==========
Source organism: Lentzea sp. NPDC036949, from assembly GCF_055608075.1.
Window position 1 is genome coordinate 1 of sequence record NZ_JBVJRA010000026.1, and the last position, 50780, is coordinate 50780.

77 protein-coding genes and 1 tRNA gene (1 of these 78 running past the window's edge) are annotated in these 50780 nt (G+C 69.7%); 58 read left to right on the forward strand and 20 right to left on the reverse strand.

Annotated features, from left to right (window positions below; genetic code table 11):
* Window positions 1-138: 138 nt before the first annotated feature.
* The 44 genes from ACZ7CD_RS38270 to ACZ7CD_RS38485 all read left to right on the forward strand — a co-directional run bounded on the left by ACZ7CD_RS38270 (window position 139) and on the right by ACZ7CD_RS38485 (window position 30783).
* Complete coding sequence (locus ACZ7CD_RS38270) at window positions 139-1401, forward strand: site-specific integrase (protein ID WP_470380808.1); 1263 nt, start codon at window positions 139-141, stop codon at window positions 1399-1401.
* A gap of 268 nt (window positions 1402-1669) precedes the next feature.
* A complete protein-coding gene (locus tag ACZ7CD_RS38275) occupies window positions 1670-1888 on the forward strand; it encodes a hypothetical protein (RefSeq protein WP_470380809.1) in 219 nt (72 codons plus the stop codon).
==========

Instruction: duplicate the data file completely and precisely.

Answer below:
Source organism: Lentzea sp. NPDC036949, from assembly GCF_055608075.1.
Window position 1 is genome coordinate 1 of sequence record NZ_JBVJRA010000026.1, and the last position, 50780, is coordinate 50780.

77 protein-coding genes and 1 tRNA gene (1 of these 78 running past the window's edge) are annotated in these 50780 nt (G+C 69.7%); 58 read left to right on the forward strand and 20 right to left on the reverse strand.

Annotated features, from left to right (window positions below; genetic code table 11):
* Window positions 1-138: 138 nt before the first annotated feature.
* The 44 genes from ACZ7CD_RS38270 to ACZ7CD_RS38485 all read left to right on the forward strand — a co-directional run bounded on the left by ACZ7CD_RS38270 (window position 139) and on the right by ACZ7CD_RS38485 (window position 30783).
* Complete coding sequence (locus ACZ7CD_RS38270) at window positions 139-1401, forward strand: site-specific integrase (protein ID WP_470380808.1); 1263 nt, start codon at window positions 139-141, stop codon at window positions 1399-1401.
* A gap of 268 nt (window positions 1402-1669) precedes the next feature.
* A complete protein-coding gene (locus tag ACZ7CD_RS38275) occupies window positions 1670-1888 on the forward strand; it encodes a hypothetical protein (RefSeq protein WP_470380809.1) in 219 nt (72 codons plus the stop codon).